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Discussion on: Why You Shouldn't Use A Web Framework

gypsydave5 profile image
David Wickes

I've been meaning to reply to this comment all day, because it really stuck in my head. Thanks Samia.

I've never really considered people moving in to development via CSS as their first step. Yes, in this sense Sass makes a lot of sense - a more complex language with more things to use. I wouldn't want to get in the way of a pedagogical technique - it's great.

But I guess my counter point would be that I would want to demonstrate some of those principles you mention above in a more general purpose programming language like Ruby or PHP.

But it's really about what interests people sometimes; if you're very in to your CSS, Sass could be a wonderful thing to learn and use. I think I'll have to think more.

snowbell92 profile image
Samia Ruponti

You're welcome. Since we are talking about newbies and people slightly more experienced than that, I hope this comment gives you some more food for thought.

a lot of people, including programmers who are experienced in other fields, starts their web programming with HTML and CSS. Now, an experienced programmer knows how scope and inheritance works (really, once you know some basics of management; yes, management; it's common sense. so newbies can know it too) and it's very natural to them by the point they start web programming (I only know PHP and not a lot of it, so I may be wrong) and they absolutely rebel (ok, I exaggerated, but bear with me) at the idea of having a global scope for gasp everything. They then think of conditions, but oops, CSS doesn't have it either. but they can't escape CSS, their site won't look so nice and shiny without it, so you get three different classes that do the same thing slightly differently. If you are teaching someone, scope and inheritance can absolutely be demo'ed using general purpose language,but in the context of web programming, specially if you are not going the js heavy route,it's perhaps not a very good idea. Because, well, debugging. Debugging a global-variable-gone-wrong in any semi-complex code is very, very hard in javascript (YKJS has some very nice examples). In PHP, either you look at your screen, baffled at why your program is behaving that way or you get an error. But CSS? it's easy. it's not a programming language, but you can make it behave (somewhat) like one. Add Sass to the mix and you get an almost programming language, loop and if-else is back in business and you can finally write proper local scope without the code looking like a pile of a random-language-dictionary. Debugging is still difficult, but now you don't have to go through all the code you've ever written and while debugging, a light-bulb goes off in your head and you realize global scope is "actually" very useful in CSS, perhaps a lot more than in any general purpose language. it goes the other way around too, someone who doesn't know the first thing about programming principles can quickly catch on because they can see the problem (the entire language is the scope problem) and the solution, all in one place.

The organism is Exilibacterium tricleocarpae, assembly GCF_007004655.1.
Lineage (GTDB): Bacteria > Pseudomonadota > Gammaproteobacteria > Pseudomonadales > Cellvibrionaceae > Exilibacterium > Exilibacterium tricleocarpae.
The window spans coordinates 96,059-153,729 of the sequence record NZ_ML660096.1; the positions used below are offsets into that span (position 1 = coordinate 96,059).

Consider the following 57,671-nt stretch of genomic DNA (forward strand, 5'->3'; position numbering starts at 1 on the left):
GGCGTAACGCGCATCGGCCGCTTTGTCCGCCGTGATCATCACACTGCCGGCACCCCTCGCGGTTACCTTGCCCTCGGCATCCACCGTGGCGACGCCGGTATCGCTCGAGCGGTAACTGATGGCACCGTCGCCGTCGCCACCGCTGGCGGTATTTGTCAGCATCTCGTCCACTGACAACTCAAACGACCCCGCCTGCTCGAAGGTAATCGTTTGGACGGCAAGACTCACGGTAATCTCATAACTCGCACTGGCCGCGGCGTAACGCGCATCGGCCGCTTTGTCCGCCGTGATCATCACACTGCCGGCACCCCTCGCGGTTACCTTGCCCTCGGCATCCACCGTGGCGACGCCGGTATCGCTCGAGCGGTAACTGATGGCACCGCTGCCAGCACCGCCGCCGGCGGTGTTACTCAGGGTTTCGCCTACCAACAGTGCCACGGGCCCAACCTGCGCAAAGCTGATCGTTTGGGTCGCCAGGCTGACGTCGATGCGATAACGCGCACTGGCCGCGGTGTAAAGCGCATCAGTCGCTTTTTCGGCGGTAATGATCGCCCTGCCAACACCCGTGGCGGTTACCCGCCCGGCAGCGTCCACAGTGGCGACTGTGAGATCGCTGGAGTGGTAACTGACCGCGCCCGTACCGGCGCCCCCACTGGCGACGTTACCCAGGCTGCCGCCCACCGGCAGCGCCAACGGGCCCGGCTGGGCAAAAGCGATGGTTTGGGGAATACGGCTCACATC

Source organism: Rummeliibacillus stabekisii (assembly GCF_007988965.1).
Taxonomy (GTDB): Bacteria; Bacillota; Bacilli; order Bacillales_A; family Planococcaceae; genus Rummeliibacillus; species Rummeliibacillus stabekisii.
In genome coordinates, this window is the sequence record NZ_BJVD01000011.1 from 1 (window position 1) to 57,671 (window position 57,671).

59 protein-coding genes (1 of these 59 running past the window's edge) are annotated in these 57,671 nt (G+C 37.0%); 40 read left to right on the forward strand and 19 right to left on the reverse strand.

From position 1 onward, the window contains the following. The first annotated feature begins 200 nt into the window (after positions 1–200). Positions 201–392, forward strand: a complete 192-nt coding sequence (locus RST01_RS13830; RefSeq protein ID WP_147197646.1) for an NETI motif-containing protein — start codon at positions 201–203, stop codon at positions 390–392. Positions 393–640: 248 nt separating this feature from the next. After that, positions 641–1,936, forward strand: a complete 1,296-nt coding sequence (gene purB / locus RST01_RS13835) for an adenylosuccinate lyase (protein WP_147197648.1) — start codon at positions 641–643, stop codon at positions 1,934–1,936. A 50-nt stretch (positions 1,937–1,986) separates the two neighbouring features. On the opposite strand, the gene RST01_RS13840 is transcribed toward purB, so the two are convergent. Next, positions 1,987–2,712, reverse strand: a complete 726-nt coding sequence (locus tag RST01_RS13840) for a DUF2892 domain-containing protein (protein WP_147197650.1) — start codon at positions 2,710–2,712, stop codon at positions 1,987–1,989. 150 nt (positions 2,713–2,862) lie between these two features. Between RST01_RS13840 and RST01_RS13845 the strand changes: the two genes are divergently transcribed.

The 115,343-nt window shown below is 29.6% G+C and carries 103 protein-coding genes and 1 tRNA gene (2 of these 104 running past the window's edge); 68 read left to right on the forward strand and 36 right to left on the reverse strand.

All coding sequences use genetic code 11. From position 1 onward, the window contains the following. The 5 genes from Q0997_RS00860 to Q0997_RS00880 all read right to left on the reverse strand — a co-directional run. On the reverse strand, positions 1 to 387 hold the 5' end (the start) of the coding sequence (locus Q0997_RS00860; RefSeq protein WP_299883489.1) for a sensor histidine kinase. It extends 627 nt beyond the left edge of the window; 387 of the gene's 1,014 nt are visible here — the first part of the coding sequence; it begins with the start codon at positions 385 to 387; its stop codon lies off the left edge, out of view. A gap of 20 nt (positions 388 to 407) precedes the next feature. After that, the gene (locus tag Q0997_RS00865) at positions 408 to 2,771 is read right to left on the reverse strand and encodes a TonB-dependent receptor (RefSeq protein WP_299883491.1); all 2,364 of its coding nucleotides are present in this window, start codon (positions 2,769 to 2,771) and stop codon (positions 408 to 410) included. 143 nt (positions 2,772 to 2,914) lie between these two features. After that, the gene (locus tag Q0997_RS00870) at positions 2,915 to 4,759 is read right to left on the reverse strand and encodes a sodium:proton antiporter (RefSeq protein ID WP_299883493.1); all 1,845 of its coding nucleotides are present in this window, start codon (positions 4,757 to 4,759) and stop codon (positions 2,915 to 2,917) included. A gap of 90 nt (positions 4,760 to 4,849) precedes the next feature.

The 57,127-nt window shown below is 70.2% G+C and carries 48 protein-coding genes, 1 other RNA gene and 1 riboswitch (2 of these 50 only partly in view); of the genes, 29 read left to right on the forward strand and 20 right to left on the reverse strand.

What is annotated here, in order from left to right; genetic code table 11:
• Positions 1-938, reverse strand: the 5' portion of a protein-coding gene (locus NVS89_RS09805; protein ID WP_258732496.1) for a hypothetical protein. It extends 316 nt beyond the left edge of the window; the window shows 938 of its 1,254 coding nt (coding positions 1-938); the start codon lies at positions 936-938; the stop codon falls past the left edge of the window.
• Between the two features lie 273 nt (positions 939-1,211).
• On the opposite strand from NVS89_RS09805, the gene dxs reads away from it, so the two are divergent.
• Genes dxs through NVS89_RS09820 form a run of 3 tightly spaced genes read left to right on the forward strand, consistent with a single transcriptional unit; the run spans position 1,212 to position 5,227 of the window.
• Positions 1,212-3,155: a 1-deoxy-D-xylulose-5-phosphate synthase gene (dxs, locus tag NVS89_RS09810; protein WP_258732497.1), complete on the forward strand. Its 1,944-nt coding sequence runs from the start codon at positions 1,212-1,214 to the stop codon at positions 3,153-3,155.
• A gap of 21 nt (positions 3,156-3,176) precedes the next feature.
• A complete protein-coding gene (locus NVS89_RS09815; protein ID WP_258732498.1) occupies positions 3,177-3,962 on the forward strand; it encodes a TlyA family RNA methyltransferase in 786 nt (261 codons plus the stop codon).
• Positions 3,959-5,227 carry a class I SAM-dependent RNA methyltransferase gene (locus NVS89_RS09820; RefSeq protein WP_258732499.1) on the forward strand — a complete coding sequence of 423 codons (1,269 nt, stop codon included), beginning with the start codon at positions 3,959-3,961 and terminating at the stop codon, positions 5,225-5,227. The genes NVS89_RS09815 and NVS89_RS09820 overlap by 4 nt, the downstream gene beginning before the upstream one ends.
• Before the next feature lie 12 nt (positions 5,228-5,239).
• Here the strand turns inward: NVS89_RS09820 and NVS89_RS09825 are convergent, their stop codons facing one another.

Also, let us talk about CSS variables. They are incredibly useful, but they don't really makes sense, not yet. I know it is controversial, but read on. I say this because there's no "operation" on them, not yet. CSS has no loops, no if-else, no functions (I'm not counting calc()). So I get this question a lot "but, I can just write them there, right? won't that be easier?" It's like the new shiny gold heels in my wardrobe, it complements my dress fabulously but I could just as easily have worn the dress with another pair. But variables in Sass makes sense. you can just hold a value or you can hold a value and run operations on them. So when you write "You don't need Sass, CSS has variables now." it does not show the whole picture. CSS feels restrictive to a lot of people, which in result makes them want to use frameworks to "just get it over with". Sass can make them learn the fundamentals, which is the whole point of your article.

So my point is, even though general purpose languages can be used to make someone see the programming principles, when you are web programming, CSS and Sass are the easiest choice. And CSS by itself, is not very interesting to programmers who already had a lot of freedom with other languages, which in turn, encourages them to "bootstrap their site to death". Sass can actually make CSS interesting and in turn, they learn how it works, write better code and don't use unnecessary frameworks.